The U.S. Court of Appeals recently affirmed a copyright law decision that arose in our own backyard and that involves the legendary cofounder of Apple, Steve Wozniak. The case centers on Woz U, an online tech education platform (or “coding boot camp,” in the jargon of the trade) that Wozniak started in 2017. A professor at the University of Hartford business school, claiming that the idea was his in the first place, sued the tech legend for copyright infringement and a host of common law claims. And because Woz U is based here in Scottsdale, the professor brought his lawsuit in the Phoenix federal court. But things didn’t go well for the prof in the Valley of the Sun. The district court tossed the common law claims, and a jury rejected the copyright claim. Adding insult to injury, the district court required the professor to pay Wozniak’s attorney fees.
This week, the Ninth Circuit affirmed. In its unpublished opinion, the court touched on three points. Most importantly, the court said, there was no implied contract between the parties. People with ideas sometimes give them to people who can execute them—the screenwriter who shares her concept with a film producer is the classic example—and it’s obvious that the parties intended a deal. But the professor shared his idea as a pitch for a joint venture—a venture that Wozniak eventually rejected. Whatever the professor had implicitly proposed, the parties surely didn’t agree on it. The court also shot down the rest of the professor’s arguments. The common law claims were preempted by the Copyright Act, the court found. Congress rejected the idea of protecting ideas in that Act—so any state law that purported to do so was invalid. Finally, the court held, the district court acted within its discretion by awarding attorney fees for the copyright claim. The professor’s copyright claim was objectively unreasonable, and that put him on the hook.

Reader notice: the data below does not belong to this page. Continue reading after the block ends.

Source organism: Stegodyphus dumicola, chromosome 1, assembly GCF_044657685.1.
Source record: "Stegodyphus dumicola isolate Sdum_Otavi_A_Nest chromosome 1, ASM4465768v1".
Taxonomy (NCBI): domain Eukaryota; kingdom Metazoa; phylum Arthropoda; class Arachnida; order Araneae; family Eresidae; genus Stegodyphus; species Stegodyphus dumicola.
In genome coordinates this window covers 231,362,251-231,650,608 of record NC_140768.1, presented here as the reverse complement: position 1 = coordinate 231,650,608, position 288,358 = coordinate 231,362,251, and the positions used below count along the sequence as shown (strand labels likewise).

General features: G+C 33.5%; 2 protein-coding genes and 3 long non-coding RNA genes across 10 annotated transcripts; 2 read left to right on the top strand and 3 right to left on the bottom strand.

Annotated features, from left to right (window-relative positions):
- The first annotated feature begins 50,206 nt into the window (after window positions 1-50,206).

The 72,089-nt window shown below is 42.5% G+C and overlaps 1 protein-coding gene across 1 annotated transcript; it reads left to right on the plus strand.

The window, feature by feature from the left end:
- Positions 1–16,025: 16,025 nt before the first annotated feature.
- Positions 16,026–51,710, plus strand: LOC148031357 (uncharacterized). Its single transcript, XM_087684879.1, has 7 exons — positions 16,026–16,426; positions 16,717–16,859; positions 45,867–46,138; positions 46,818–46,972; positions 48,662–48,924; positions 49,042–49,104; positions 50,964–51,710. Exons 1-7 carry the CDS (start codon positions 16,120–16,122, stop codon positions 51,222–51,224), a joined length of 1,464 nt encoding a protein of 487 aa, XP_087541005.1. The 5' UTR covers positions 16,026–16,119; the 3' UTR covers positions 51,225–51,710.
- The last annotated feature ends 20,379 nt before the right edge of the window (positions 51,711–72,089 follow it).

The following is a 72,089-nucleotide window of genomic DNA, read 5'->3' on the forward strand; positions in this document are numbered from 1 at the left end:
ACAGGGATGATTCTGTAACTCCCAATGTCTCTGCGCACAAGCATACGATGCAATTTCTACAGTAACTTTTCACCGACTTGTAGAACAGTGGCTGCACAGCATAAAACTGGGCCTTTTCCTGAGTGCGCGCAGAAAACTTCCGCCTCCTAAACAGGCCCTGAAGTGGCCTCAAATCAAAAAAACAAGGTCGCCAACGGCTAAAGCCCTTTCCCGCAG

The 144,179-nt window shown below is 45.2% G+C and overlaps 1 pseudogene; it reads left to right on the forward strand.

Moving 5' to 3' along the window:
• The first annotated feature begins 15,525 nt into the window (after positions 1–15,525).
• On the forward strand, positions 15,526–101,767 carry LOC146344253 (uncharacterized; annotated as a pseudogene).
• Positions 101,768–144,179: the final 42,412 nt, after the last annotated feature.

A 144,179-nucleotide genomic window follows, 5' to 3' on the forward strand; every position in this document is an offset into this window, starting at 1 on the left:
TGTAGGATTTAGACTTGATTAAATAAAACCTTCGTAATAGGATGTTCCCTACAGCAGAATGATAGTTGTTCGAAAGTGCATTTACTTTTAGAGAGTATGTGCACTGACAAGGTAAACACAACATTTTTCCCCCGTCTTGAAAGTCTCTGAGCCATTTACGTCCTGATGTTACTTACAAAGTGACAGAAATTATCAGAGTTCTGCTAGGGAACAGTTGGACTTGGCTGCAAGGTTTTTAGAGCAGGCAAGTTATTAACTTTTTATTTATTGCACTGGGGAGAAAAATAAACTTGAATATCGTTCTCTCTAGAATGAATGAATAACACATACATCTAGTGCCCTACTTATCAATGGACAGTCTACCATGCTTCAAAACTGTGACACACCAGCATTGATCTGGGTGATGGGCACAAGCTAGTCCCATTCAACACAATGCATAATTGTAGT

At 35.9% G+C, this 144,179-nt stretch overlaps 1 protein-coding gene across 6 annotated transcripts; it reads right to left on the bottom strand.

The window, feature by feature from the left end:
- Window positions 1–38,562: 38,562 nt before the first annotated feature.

Want to know more? Our counsel, Matt Hersh, wrote about the case in the IP Law Daily. You can find his article here.